WORKING WITH DG ECHO AS AN INTERNATIONAL ORGANISATION | 2021 - 2027
CASH AND VOUCHERS
It has to be considered as voucher.
A Voucher has per its intrinsic nature a restriction on what can be purchased / exchanged for. Therefore if a voucher has a whatsoever restriction is and remain a voucher. It has to be considered cash only if it allows to retrieve money from an ATM or can be used to purchase whatever and whenever (unlikely).
ATTENTION:  some e-card have wallets: some restricted (ie for food only) and some wallets whose amount can be cashed in an ATM. In this case the partner should differentiate the two type of modalities.
It is necessary to refine the approach taken depending on which account the unspent balances are held in.
a) if, for whatever reason, some of the money to be distributed to the final beneficiaries is left pending in the Organisation's central holding account at the end of the Action's eligibility period - that money represents an unspent balance which cannot be charged to any donor. The calculation of the unspent balance per donor will be made on a pro rata basis.  Where needed, this balance may be recovered by ECHO following the agreed procedure in the special clause for the recovery of a surplus balance (currently in place with UNICEF, UNHCR, UNRWA, FAO, UNOPS, PAHO, WHO, UNDO & UN-HABITAT). This provision will not apply to the exchange rates used for reporting.
b) if, for whatever reason, some of the money distributed to the final beneficiaries is left pending in the beneficiary's own account at the end of the Action's eligibility period - that money does not automatically represent an unspent balance since it has been 'incurred'  and if is still under the control of the beneficiary. Funds that are however no longer under the control of the beneficiary due to the timeframe having expired or deactivation of an account are considered as unspent funds and subject to return to the donor. The mere fact that a cost has been "incurred", naturally, will not make it an eligible cost unless the other criteria are also respected. However, in multi-donor Actions questions on cost eligibility of this nature will not always have a financial impact as ineligible costs may be covered by the Notional Approach.
In certain contexts the Humanitarian Organisations may be able to ascertain that, due to inactivity or other reasons the account in the name of the final beneficiary has been deactivated. ECHO does not require its Partners to do this but it seems that it may be emerging as a good practice amongst humanitarian actors. If in such context the Humanitarian Organisation is able to reclaim the unspent balance on the beneficiary's account that balance, it is proposed to require that this balance be returned to the central holding account to be treated together with the global unspent balance (point a) above).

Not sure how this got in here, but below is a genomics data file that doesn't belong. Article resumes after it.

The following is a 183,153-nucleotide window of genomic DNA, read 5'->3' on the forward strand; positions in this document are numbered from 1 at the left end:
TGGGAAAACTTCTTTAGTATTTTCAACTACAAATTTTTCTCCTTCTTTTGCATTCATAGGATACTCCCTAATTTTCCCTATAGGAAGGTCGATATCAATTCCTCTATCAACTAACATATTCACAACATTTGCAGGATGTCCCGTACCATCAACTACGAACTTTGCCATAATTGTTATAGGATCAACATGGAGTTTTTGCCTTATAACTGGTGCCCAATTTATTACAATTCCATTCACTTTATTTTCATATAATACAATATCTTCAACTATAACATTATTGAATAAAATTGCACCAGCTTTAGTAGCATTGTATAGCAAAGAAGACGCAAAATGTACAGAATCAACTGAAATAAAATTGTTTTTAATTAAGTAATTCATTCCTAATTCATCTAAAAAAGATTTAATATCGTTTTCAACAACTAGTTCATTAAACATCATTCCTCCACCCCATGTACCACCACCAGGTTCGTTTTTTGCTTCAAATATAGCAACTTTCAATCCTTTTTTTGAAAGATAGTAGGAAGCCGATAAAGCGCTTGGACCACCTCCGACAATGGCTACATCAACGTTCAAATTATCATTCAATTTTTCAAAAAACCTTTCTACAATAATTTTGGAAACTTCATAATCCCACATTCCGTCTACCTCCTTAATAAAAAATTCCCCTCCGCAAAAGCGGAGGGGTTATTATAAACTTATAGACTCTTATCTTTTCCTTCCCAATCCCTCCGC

Under the general applicable rules on cost eligibility, the Commission can only pay for a cost when it has, amongst other criteria, been correctly "incurred".
In humanitarian aid actions, provisions exist to determine the moment that a cost has been incurred with regard to goods, equipment, services or works used in connection with the Action. No guidance or interpretation, however, exists as yet to determine when, in the context of Actions involving cash distribution to final beneficiaries, the cash transfer or financial transaction is considered complete and the cost is therefore deemed 'incurred'.
It is widely established that the fact that a legal commitment has been made (e.g. signature of a legally binding agreement or issuing a purchase order) is not sufficient for the costs to be deemed 'incurred'. Likewise the fact that an accounting provision has been made (e.g. money has been placed in an account with a view to being distributed) cannot be sufficient to deem those costs as 'incurred'.
In the case of humanitarian supplies ECHO's provisions require that the costs should relate to supplies distributed/made available to the beneficiaries during the eligibility period of the Action. It would seem appropriate to extend this approach also to cash-based distributions with the following context-specific qualification:
a) where the money to be distributed to the final beneficiaries is held in a bank or other equivalent holding mechanism used by mobile phone operators, hawala agents, etc in the name of one or more humanitarian organisations - the cost shall be deemed incurred when the money has been distributed to the final beneficiary or his/her representative. Money is considered 'distributed' the moment that the beneficiary has access to it.  For example, money does not actually need to be withdrawn for costs to be considered as incurred.
It is however good practice to provide a specific timeframe to beneficiaries during which the money may be accessed;
b) where the money to be distributed to the final beneficiaries is deposited directly into a bank or equivalent account in the name of the final beneficiaries, or is handed over directly to the beneficiary - the cost shall be deemed incurred at that point.
Partner should be prepared to demonstrate that a cost has been actually incurred, for instance, during ECHO audits or verifications. Auditors or Verifiers may ask to visit specific Action locations (distribution points etc.) to verify that the money has been deposited during the eligibility period. During an HQ audit/verification, Commission representatives may check all the supporting documents related to the Action and the relevant dates (including bank accounts and statements).